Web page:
Skip to main content


URMC / Labs / Holt Lab

Synaptic Pharmacology of the Vestibular Apparatus

Many sensory systems are endowed with efferent feedback mechanisms that can modulate their primary input to the brain. That is, incoming information from a peripheral detector is delivered to a way station within the CNS whose output then modifies subsequent information coming from that same detector. Everyday examples include the pupillary reflex to bright light entering the eyes, the contraction of middle ear muscles to loud sounds, or the recruitment of additional muscle fibers when first lifting a heavy object. Here, the function of these efferent loops is presumably to optimize or tune each sensory modality to its stimulus. Additionally, these efferent pathways may also provide the appropriate circuitry for interactions with other sensory systems.

Sensory information regarding the position and movement of the head are encoded by the vestibular system, which begins as a number of small detectors called hair cells located within the inner ear. Like the preceding examples, the peripheral vestibular system is also endowed with a prominent efferent innervation. The functional role of this feedback system, however, is relatively unknown. We do know that when these efferent pathways are electrically stimulated, afferent output from vestibular endorgans is profoundly inhibited or excited, suggesting that vestibular efferents may be involved in both negative and positive feedback. If such efferent activity occurs under physiological conditions, it is almost certain to modify and transform vestibular information traveling to the CNS. Yet, very little information is available as to how and when these efferent actions ultimately impact the processing of vestibular information in an alert animal. Taking a reductionistic approach, this lab is addressing the function of the vestibular efferent system from four vantage points:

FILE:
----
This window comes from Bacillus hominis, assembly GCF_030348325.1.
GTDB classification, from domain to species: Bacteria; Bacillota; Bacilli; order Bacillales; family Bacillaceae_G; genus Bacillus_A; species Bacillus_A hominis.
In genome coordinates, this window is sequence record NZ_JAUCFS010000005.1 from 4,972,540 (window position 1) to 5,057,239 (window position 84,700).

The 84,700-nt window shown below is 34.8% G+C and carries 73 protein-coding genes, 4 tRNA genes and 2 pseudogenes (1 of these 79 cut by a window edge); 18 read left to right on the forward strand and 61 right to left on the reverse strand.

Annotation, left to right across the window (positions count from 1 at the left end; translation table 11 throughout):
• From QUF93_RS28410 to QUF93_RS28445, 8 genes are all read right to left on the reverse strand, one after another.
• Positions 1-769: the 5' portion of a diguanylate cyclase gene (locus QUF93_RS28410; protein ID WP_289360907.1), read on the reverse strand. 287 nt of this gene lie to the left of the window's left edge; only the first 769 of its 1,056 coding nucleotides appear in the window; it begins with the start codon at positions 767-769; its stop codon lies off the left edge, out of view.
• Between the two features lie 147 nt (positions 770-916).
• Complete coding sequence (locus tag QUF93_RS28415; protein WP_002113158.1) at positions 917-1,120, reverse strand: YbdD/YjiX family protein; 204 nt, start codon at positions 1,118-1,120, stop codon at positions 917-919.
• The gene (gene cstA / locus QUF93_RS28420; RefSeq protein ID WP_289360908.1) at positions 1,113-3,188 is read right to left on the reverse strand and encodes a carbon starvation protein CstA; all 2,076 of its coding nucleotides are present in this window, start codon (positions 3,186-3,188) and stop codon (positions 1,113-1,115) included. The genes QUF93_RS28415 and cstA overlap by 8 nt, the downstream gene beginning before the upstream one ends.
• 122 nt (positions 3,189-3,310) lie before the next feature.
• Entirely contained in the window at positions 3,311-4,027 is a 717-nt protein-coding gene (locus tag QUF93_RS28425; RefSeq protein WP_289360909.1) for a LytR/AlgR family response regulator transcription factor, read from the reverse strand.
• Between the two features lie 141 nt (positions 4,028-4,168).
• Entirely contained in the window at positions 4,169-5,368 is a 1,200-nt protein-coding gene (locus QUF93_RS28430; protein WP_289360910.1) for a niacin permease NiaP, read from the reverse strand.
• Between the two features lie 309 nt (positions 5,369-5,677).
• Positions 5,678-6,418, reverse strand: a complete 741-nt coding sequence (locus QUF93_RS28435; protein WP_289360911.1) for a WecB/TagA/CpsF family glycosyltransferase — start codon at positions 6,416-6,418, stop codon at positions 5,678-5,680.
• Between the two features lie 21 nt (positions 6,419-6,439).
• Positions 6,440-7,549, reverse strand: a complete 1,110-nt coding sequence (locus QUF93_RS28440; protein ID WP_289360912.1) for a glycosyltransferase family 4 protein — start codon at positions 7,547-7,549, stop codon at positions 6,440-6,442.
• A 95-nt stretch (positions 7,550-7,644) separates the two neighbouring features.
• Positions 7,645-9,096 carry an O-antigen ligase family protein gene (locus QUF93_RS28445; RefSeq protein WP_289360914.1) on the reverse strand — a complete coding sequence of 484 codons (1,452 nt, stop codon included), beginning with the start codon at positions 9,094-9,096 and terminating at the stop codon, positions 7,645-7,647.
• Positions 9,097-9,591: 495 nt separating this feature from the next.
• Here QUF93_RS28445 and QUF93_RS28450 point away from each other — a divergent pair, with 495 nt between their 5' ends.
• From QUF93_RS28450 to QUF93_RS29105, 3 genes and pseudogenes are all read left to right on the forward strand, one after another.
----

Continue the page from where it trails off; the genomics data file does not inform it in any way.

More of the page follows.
1. Identifying the receptor mechanisms by which different efferent responses are generated during activation of their pathways;
  2. Characterizing how these efferent receptor mechanisms modulate afferent response properties by pairing afferent recordings during vestibular stimulation with activation of efferent pathways;
  3. Identification of efferent discharge patterns with direct, in vivo recordings from vestibular efferent neurons.
  4. Development of behavioral assays for monitoring and evaluating vestibular efferent function in alert animal models.

Individuals working in the lab can expect to learn neurophysiological, pharmacological, and immunohistochemical methods for studying vestibular synaptic transmission in several animal models, and the necessary computational techniques for analyzing these data.